The road ends on the main road between solid, tall buildings that come as something of a surprise after the atmosphere of the garden suburb. They were meant from the onset in 1911 as the commercial core of the area serving the garden suburb behind. Technically, they are considered to be rather part of an area called Temple Fortune. I was intrigued by the name for years as it reminded me a little of Chinese “fortune cookies” but it is actually an ancient name that means “suburb of the Templar Knights” (“tune” in Fortune is similar to the Gaelic word “dun” for a settlement).
I have been wondering why the two “service buildings” for the garden suburb have three levers rather than the one or two levels commonly seen in shopping streets in suburbs. I think this is because Mrs Barnett wished to provide office rooms for professionals such as lawyers and doctors in the vicinity of the suburb.
Cross the main road into Bridge Lane and follow the road over a longer distance
L Cranbourne Gardens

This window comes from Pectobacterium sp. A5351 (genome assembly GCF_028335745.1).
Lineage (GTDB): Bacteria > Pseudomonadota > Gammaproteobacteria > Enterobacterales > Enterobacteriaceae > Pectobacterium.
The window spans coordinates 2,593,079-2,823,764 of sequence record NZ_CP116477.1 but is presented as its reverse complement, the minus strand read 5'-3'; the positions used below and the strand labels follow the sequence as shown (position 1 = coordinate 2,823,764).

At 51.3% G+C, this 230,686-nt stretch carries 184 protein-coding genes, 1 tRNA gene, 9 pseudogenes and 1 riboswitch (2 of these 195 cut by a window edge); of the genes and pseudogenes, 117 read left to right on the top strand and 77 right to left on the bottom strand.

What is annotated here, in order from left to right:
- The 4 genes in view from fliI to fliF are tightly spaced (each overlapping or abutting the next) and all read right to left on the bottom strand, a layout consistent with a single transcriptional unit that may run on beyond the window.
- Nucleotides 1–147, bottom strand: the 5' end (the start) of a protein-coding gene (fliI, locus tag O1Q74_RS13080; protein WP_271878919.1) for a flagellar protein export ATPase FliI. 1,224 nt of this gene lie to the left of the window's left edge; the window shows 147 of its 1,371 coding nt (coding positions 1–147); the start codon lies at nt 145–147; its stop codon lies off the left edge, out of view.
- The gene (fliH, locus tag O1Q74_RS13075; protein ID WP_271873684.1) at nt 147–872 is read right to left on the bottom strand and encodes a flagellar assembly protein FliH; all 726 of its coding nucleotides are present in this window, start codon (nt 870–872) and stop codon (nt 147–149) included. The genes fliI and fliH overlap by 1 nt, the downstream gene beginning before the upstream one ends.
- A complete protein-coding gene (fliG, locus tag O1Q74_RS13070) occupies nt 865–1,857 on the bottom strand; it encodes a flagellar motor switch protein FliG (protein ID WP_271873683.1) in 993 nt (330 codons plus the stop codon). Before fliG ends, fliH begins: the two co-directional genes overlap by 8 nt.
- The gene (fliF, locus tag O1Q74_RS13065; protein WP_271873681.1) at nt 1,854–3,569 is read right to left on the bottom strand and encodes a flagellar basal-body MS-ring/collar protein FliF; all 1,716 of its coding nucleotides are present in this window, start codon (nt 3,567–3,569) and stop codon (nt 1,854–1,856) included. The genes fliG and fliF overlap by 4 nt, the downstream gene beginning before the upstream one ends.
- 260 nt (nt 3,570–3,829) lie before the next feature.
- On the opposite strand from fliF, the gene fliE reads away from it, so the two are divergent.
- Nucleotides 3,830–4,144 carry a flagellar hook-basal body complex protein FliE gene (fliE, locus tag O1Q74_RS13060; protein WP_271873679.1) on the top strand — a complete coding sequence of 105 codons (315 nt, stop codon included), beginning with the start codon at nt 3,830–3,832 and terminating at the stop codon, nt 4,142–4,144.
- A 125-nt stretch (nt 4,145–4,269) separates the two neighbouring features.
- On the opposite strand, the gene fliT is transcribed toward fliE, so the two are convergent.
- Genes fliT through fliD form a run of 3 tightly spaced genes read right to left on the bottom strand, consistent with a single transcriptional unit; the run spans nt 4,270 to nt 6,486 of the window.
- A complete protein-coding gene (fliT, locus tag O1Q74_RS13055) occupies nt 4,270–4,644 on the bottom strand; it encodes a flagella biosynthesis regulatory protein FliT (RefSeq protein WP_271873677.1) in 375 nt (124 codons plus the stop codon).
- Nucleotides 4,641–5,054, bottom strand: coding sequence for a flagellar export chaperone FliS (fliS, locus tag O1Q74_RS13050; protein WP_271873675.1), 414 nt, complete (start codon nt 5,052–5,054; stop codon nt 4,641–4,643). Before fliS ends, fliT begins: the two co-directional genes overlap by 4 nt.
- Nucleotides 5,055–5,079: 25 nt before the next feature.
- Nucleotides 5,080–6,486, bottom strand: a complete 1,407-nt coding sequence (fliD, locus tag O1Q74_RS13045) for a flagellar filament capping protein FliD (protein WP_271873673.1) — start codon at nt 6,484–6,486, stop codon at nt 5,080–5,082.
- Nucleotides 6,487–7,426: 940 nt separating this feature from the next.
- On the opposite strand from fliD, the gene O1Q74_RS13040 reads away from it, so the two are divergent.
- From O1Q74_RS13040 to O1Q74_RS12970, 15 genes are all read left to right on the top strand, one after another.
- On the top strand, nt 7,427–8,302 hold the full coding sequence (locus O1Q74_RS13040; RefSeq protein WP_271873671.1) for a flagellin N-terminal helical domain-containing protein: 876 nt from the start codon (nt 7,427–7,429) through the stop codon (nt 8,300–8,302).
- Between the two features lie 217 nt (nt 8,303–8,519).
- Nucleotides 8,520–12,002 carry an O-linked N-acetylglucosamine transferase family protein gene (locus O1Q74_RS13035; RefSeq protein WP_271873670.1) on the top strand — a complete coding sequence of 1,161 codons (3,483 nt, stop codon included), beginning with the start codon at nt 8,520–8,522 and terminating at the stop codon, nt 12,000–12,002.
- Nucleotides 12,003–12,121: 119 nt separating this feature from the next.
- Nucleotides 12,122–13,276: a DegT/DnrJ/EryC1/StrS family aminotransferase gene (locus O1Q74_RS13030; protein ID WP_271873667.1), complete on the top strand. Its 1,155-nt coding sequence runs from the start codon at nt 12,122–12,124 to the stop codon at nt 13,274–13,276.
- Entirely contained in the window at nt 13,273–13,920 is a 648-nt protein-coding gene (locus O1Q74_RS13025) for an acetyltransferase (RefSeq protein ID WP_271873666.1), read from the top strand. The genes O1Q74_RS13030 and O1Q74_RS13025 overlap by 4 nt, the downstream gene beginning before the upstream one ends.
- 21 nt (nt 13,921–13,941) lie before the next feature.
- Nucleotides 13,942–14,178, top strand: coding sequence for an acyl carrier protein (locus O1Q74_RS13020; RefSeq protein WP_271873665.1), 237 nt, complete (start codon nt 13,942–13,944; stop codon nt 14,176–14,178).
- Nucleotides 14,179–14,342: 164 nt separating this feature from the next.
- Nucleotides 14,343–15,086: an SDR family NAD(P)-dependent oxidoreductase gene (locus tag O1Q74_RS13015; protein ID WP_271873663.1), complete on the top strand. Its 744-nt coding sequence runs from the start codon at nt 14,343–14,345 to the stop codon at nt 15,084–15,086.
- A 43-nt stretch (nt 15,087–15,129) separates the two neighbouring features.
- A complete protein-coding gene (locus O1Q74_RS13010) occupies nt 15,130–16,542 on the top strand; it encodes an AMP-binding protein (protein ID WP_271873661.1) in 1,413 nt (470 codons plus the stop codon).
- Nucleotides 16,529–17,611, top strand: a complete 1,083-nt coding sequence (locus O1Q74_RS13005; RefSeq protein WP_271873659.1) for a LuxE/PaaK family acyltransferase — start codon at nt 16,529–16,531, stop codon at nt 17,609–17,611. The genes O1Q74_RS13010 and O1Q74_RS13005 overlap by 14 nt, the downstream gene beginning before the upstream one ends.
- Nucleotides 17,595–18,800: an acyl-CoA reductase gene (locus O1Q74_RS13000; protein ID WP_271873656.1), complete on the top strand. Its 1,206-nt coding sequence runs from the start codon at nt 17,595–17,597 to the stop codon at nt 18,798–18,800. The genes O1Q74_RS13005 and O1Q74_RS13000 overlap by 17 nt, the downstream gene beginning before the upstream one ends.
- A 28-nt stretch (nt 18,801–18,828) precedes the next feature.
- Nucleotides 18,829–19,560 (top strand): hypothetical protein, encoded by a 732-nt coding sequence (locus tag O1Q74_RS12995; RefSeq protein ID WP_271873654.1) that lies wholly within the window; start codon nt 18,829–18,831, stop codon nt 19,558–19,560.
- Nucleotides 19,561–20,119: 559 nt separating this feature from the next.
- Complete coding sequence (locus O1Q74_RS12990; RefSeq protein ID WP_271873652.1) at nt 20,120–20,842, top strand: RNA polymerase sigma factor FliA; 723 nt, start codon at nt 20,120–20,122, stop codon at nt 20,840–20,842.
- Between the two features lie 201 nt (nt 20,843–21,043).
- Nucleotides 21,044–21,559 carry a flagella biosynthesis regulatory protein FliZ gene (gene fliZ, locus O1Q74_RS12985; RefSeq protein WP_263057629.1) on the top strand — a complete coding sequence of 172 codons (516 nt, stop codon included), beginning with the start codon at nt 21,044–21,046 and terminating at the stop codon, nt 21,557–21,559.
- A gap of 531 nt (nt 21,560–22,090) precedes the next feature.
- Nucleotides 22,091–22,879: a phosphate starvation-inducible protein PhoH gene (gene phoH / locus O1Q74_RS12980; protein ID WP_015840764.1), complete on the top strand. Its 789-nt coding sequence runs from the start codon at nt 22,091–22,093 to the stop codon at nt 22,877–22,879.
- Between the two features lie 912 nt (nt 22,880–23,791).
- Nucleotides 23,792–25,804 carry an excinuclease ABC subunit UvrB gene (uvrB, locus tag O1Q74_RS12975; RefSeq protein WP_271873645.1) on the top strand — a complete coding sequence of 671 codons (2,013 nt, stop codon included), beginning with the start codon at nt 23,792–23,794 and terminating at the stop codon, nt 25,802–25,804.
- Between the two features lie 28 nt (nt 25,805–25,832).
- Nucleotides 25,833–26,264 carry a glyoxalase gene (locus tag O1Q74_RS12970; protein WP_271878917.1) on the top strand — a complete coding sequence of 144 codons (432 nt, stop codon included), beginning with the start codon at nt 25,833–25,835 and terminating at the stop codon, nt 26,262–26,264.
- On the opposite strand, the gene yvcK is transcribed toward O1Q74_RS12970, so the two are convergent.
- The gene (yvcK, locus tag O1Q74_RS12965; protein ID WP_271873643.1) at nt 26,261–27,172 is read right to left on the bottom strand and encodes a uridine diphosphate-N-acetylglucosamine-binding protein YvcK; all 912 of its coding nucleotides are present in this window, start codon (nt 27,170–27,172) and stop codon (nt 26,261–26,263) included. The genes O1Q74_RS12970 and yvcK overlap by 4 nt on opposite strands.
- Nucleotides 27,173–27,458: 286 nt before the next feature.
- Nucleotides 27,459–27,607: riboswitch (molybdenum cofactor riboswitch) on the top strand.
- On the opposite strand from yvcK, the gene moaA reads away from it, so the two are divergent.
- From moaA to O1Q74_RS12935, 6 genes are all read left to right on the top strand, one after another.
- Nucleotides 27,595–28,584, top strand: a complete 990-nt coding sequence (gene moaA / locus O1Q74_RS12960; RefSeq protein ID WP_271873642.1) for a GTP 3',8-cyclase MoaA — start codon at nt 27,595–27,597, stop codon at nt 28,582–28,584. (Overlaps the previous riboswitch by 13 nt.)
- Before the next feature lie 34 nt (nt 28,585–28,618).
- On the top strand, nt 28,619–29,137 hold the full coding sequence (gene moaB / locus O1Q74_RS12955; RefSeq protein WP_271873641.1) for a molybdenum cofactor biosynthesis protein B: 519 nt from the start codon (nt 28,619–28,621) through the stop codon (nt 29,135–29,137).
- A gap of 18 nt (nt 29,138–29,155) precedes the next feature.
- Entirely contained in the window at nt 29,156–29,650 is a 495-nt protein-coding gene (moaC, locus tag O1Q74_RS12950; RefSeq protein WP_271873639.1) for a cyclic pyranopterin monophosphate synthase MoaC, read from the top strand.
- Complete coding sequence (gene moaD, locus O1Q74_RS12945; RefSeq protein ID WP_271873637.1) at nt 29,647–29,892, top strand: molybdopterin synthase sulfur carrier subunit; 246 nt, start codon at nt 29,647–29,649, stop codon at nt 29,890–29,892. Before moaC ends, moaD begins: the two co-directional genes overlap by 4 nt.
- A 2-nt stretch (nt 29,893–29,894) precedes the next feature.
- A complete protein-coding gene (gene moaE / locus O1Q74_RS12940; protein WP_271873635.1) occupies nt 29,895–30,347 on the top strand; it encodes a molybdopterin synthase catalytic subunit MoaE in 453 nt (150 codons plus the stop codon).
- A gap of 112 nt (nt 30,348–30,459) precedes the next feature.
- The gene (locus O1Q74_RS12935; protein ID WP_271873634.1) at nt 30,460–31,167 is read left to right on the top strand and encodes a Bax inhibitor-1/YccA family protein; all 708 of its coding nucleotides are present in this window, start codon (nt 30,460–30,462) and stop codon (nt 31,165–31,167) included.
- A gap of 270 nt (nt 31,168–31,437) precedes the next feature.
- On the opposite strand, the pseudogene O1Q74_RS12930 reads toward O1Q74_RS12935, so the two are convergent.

R Park Way
Ahead into Princes Park, exit the park between the tennis courts on Oakfields Road
The park is a small neighbourhood park but is an important respite from the lengthy rows of suburban houses in the area. I don’t remember any remarkable features like statues or flower beds but I enjoyed the mature trees.
R Oakfields Road
At the end R Leeside Crescent
L Princes Park Avenue
L Golders Green Road
You get a picture of a pub located on this road because I found the wall colour quite peculiar. Mint green at its best. What is more interesting is the elaborate trompe-l’œil landscape that is supposed to put patrons in the peaceful atmosphere of a boating pond in the home counties -rather than a mini-terrace along a main road.
R Highfield Avenue